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A holiday to SA, courtesy of Chaiyanu, inspires Israeli cancer patients




When it felt like life was slipping away from them during brutal treatment for their illness at Dana-Dwek Children’s Hospital – located in the Tel Aviv Sourasky Medical Center – Noa Azulay, 18, and Rotem Gelbart, 21, grew to understand each other without even uttering a single word. A mere glance was enough to explain 1 000 words of pain and suffering.

For the past two weeks, these two best friends joined a host of other seriously ill Israeli cancer patients – some of them in wheelchairs – in South Africa as part of the Chaiyanu Hope Tour.

Chaiyanu is part of Chai Lifeline International, a Jewish community-based organisation that helps sick children and their families. For the past eight years, the South African Jewish community has hosted the Hope Tour of the Israeli division of Chaiyanu.

It is an annual, mammoth endeavour involving countless volunteer hours and logistical arrangements – the aim being for each child, in various stages of their treatment, to experience a wonderful, life-affirming trip.

From the moment that travel-weary patients touch down in the country, they are treated to a thrilling, non-stop, adventure-filled journey that, in the words of organiser Elad Maimon, “leaves them ready to tackle all of life’s difficulties when they return home”.

Chaiyanu alternatively run separate trips for boys and for girls. This year, 18 girls between the ages of nine and 21 – all requiring special doctors’ approval and medications –experienced everything from riding elephants and patting lion cubs to enjoying helicopter flips and quad biking.

“I have seen these girls change from frail flowers when they touch down in South Africa into sunflowers by the time they leave, with a renewed energy that is hard to believe,” said Hope Tour volunteer Ronit Beleli.

“The activities are life changing. These are out-of-the-ordinary experiences that they would never imagine doing in their wildest dreams.”

Beleli said she went on a helicopter ride after one of the girls noticed her fear and insisted that she accompany her.

“She gave me the courage to get over my fear. Imagine the fear that she has had to overcome in her life and there she was, helping me,” said Beleli.

The girls have been on an open-air bus tour of Cape Town, followed by a sailing trip on a yacht. They’ve been driven around in fancy sports cars and stayed at upmarket hotels. They danced at the Yom Ha’atzmaut 70th birthday celebrations at the Ratanga Junction amusement park in Cape Town, visited the Montecasino Bird Gardens in Johannesburg and Lesedi Cultural Village in Broederstroom, and, of course, went on a safari excursion.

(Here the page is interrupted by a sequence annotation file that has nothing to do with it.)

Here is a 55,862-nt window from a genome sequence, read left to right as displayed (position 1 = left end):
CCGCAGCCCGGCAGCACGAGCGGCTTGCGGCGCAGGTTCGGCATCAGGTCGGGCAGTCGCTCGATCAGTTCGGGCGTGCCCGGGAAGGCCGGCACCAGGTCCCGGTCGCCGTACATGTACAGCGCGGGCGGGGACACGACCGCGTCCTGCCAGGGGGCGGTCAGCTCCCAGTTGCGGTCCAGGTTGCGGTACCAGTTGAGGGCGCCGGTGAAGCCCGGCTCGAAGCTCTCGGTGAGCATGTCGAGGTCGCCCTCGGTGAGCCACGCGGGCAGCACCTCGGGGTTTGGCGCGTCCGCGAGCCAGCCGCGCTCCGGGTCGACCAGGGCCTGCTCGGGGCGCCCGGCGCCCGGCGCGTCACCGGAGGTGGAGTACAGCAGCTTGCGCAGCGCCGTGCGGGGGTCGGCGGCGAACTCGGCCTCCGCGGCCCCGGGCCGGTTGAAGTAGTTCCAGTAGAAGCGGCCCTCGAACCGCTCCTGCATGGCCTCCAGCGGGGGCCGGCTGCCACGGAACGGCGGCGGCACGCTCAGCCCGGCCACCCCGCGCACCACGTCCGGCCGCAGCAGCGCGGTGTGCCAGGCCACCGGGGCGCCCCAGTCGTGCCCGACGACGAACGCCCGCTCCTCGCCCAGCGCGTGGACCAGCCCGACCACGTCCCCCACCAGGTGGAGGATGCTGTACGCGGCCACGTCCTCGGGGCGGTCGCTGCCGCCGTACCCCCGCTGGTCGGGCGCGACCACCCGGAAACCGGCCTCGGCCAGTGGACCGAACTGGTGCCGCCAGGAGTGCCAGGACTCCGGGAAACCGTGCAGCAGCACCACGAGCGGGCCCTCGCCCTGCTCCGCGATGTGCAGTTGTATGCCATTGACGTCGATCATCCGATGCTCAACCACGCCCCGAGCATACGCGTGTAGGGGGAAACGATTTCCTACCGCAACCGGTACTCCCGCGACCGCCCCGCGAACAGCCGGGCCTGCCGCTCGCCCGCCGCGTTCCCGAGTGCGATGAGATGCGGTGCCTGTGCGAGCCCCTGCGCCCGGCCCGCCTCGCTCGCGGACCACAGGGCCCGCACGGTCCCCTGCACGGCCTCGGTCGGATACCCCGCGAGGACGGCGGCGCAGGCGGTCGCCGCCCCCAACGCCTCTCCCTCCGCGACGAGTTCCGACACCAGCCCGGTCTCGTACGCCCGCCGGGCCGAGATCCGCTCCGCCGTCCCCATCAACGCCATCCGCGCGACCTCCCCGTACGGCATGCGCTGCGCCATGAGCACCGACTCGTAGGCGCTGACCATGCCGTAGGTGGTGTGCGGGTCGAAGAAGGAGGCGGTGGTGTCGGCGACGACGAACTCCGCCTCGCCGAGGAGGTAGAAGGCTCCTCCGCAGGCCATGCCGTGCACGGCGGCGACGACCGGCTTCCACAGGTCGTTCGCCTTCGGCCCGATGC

Chana Yitzhaki, 21, who has Hodgkin’s lymphoma, said the safari drive in Zebula, in Limpopo, was the highlight for her.

“I’ve never seen animals like that before; we don’t have them. I’m so excited to be here, it gives us a lot of happiness. We really need it. It has been tough.”

Last Friday, the girls were treated to a pamper spa day. It was hosted at one of the volunteer families’ homes, which was turned into a beauty salon for the day. Beauticians gave them manicures, pedicures, mini facials and massages, and applied make-up. Some even had their ears pierced.

“I loved it,” said Azulay, “especially the massage on my leg, which was so sore from all the walking.” Her cancer, Ewing’s sarcoma, presented in her leg.

Ayala Moffson, a madricha on the programme, said the girls go from party to party and at each event they are “spoilt rotten” with party bags and hampers full of goodies.

Tziporah Birnbaum, 21, of Jerusalem, who was diagnosed with leukaemia one week before Rosh Hashana, said her illness has opened her eyes to “what’s important in life”.

“It’s the real things in life that talk to me more now. Life is about caring for others and giving. When I’m well, I want to spend my days helping others. It is the right thing to do.”

Full-time nurse Shulamit Amar said the Chaiyanu Hope Tour spreads joy and hope for patients who may have lost hope during their daily struggle to survive: “There is no place in the world more hospitable and warm than South Africa. You can see the girls’ health improving each day.”

She said the tour also offers a holiday for the families back home who have a “real vacation from the sickness”.

“It gives them time to spend with other members of the family who often get neglected because the cancer is all-consuming,” she said.

Maimon, who is CEO of the organisation, which is based in Johannesburg, said this week that the tour is made possible because of the generosity of the South African Jewish community. “People open their hearts and homes every year, and every child is treated like family, like one of their own.”

Each of the girls expressed their gratitude to the local families who make the tour possible, agreeing that it has given them hope and strength to continue their fight for life.

Tziporah Birnbaum said: “Life is hard for us. It is not a regular life. Being here gives us an escape and fills our batteries with hope. Despite our illness, this allows us to live life to the full.

Chaiyanu brings hope to lives devastated by cancer by combining hands-on care with emotional support to families facing the challenges of paediatric illness.

“When we see the smiles on these girls’ faces, we know that our work at Chaiyanu is worthwhile,” said Maimon.

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